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It took over two decades to get to the level we are at today with meter reading, and it is exciting to see the coming of continuous glucose monitoring.
The MiniMed Continuous Glucose Monitoring System
Most diabetes-care providers have pushed families to attain the best sugar control and lowest HbA1c level that the family is able to achieve. Some families have tried to prevent the severe lows by doing eight or more blood-sugar tests per day. Unfortunately, this still does not help at night when children are sleeping. This is the time when continuous glucose monitoring is most important.
The MiniMed monitor has three parts:
We have found that there is no difficulty in inserting the cannula, particularly if we apply EMLA cream to the skin as an anesthetic an hour beforehand.
Research Supports Sensors' Advantages in Kids
The information that can be gained using the MiniMed monitor in kids is enormous. Our center reported the first research study on children using the device in Pediatrics (vol. 107, pages 222-226, 2001). The study was done in a home setting so that the children had their normal activity during the day.
The children had a total of 90 nights of monitoring. We found 20 nights—almost one in four—when glucose levels fell to less than 40 mg/dl. In only three of the 20 nights did the children awaken and complain of the symptoms of low blood sugar. Thus, for 17 of the nights (85 percent), the values went low, but the childrens' bodies gradually brought their own glucose levels back up without the children waking.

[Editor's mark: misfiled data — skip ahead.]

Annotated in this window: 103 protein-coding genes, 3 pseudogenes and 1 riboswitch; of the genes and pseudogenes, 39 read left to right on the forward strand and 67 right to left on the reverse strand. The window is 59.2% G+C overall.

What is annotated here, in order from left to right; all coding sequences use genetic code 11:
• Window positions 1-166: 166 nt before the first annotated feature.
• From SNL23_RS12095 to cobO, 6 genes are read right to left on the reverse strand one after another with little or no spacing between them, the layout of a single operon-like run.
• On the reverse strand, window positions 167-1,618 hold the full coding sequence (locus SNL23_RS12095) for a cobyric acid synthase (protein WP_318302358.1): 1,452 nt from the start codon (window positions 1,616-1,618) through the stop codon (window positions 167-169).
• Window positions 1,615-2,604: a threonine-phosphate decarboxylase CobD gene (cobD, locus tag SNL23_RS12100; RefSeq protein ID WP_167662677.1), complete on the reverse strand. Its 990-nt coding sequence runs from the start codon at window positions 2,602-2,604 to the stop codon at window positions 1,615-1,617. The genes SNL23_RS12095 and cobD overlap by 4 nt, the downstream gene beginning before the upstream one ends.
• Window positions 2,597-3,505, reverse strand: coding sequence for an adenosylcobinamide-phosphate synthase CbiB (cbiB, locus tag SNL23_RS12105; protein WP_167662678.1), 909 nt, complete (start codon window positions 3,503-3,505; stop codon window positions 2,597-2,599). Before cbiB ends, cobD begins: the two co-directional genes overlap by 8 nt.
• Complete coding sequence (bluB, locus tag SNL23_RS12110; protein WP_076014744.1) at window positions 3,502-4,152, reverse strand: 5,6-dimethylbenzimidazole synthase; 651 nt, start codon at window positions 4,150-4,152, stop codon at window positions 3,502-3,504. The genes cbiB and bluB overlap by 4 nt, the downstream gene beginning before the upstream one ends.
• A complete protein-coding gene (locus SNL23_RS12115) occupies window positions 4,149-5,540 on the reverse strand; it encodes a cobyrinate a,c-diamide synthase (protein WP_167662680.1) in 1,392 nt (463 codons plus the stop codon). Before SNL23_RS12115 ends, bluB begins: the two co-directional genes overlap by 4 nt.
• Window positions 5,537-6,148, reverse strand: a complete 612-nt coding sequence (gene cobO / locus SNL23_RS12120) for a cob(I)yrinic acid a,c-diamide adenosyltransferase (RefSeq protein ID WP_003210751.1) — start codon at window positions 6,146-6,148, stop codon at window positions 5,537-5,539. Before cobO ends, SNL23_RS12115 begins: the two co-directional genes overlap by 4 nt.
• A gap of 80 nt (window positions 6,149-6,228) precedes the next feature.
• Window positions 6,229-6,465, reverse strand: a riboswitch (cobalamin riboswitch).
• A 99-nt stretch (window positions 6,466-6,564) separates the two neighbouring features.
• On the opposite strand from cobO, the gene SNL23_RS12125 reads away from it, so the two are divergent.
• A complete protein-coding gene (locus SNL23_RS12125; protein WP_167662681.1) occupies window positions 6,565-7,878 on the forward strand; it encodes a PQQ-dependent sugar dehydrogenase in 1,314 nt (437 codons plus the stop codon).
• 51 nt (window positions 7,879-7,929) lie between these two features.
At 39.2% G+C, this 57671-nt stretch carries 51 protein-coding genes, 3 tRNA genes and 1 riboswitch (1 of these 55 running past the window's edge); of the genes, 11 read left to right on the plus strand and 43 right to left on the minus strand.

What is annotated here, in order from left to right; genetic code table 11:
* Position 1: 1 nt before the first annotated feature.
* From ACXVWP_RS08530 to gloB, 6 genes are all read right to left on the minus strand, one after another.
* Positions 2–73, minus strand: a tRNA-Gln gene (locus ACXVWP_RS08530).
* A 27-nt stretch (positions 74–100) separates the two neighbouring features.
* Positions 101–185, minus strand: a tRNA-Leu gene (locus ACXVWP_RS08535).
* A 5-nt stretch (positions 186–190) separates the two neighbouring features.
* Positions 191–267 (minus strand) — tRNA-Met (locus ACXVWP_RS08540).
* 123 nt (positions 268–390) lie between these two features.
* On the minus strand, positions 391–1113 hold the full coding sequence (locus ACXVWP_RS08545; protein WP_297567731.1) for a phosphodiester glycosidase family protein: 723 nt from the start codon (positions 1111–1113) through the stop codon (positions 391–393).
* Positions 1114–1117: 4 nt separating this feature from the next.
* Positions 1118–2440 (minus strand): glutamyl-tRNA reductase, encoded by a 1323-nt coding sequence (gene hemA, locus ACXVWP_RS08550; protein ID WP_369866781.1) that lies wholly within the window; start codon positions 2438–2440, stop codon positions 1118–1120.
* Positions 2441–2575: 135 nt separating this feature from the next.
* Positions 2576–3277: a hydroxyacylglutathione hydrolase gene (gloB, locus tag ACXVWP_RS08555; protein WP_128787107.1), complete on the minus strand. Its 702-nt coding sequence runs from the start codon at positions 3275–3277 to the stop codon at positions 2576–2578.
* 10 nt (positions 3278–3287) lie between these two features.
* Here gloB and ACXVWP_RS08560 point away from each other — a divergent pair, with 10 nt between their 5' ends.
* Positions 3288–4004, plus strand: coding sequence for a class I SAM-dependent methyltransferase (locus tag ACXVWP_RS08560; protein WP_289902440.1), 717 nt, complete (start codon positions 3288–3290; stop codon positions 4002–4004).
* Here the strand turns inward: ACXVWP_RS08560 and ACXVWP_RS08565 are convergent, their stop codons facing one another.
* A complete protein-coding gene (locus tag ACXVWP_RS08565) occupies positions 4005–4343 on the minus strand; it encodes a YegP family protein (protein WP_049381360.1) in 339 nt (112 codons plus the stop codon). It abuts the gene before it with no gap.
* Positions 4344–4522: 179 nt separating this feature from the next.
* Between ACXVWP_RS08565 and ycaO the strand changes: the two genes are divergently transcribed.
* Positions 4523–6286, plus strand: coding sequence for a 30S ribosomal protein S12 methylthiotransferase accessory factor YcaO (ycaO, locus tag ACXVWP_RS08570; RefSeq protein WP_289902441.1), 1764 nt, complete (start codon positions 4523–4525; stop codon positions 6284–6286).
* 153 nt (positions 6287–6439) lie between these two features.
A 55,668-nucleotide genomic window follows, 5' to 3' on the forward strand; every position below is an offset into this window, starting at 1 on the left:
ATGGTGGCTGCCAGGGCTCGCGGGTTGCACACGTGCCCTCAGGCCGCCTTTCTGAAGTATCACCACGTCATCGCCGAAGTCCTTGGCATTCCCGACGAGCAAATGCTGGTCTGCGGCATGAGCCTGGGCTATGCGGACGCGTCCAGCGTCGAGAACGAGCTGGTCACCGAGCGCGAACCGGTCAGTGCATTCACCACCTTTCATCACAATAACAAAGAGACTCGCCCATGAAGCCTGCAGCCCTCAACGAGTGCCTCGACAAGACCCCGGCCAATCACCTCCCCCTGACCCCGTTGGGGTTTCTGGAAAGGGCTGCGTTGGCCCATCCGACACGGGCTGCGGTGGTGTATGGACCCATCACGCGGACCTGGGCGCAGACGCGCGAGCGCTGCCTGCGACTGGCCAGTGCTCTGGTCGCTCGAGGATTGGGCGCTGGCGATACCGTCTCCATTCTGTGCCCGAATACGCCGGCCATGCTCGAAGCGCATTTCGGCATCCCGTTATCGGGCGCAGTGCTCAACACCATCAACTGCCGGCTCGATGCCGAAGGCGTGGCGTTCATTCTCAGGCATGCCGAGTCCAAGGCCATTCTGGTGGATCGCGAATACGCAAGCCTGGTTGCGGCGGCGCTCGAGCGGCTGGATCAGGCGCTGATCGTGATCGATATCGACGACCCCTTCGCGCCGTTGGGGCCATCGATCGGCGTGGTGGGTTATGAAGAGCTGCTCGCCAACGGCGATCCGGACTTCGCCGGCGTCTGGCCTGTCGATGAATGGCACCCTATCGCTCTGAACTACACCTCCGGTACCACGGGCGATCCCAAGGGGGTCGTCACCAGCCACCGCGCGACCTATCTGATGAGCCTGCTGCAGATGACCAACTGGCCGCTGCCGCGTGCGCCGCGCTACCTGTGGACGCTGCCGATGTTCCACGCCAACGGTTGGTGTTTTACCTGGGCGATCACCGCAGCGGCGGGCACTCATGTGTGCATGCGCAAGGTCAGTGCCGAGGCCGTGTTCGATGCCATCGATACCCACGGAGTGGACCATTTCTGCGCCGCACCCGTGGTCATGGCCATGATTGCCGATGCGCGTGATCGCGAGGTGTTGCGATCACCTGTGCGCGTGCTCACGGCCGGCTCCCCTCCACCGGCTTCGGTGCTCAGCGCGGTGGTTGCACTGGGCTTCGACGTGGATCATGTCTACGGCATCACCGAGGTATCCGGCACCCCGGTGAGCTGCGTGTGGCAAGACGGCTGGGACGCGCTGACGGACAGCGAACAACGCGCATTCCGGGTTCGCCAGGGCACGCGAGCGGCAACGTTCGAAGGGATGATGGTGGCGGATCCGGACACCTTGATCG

It is our current hypothesis that if a person's body has adequate stores of glucagon and epinephrine (hormones that raise blood sugars) and of stored sugar (glycogen), their body's BGs can restore without the person waking up.
Chart one on page 47 shows one eight-year-old boy's glucose levels at 40 mg/dl during the night, but a value of 105 mg/dl prior to breakfast. The boy's mother thought he had had a great night until we showed her the numbers from his chart. Seeing the large spike to 325 mg/dl helped the mother realize that her son was missing boluses of insulin at both breakfast and lunch.
Another example of how useful the MiniMed monitor can be is shown in the two tracings of a six-year-old girl who had diabetes for 20 months (see chart two on page 49). The girl came to our center from another state after having 10 episodes of seizures or unconsciousness—mostly occurring during the night. She was receiving NPH insulin at dinner, and the dose had been increased to make it last through the night to lower morning values.
Chart two illustrates how the girl became quite low during the night. On day two, she was changed to Ultralente insulin at dinner, which is flatter in activity (see DIABETES HEALTH; September 2000). She no longer became low during the night (see chart three on page 49).
We thus proved by using the MiniMed monitor that the peak from the NPH at night was causing the lows, and that our change in therapy was correct. Indeed, some six months later, the girl has not had another seizure.